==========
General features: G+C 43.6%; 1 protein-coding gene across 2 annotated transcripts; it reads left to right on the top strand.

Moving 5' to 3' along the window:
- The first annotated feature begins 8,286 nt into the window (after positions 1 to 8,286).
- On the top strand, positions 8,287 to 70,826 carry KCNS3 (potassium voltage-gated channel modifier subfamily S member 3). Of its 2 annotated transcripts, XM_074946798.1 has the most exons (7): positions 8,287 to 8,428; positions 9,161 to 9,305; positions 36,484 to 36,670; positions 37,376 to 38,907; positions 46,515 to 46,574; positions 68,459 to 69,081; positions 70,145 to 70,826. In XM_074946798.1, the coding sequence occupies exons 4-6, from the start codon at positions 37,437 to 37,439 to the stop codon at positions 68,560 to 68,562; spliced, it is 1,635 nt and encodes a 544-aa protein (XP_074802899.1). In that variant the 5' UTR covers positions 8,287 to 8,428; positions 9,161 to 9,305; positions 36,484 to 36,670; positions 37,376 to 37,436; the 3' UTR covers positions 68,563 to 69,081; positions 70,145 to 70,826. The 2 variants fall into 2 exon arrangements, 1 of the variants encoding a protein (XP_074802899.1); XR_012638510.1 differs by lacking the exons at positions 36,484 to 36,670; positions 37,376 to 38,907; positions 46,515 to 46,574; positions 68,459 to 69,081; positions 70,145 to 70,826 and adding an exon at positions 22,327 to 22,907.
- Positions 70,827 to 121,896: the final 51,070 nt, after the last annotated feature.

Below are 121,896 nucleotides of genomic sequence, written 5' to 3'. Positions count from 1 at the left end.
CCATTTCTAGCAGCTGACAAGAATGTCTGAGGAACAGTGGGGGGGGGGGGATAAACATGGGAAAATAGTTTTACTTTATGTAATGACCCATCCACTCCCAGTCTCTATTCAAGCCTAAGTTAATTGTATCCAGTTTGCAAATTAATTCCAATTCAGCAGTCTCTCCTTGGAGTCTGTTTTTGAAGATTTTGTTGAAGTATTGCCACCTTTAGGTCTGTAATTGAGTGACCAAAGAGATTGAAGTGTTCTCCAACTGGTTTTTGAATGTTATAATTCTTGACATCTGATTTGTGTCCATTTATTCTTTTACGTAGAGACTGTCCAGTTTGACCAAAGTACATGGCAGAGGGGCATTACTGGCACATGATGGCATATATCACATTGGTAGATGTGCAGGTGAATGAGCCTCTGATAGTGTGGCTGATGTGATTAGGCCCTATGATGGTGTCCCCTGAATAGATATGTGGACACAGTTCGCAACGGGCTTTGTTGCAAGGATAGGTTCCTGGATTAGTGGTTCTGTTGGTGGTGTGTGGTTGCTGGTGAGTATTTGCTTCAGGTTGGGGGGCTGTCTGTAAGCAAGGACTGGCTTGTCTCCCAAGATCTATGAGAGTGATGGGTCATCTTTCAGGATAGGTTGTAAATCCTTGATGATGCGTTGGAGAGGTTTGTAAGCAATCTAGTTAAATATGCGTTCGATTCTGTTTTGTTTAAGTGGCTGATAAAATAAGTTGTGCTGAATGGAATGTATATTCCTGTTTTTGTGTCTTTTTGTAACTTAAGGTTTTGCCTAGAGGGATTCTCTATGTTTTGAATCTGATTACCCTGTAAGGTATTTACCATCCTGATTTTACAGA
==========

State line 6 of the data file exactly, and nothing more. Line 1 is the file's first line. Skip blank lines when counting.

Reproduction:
Below are 121,896 nucleotides of genomic sequence, written 5' to 3'. Positions count from 1 at the left end.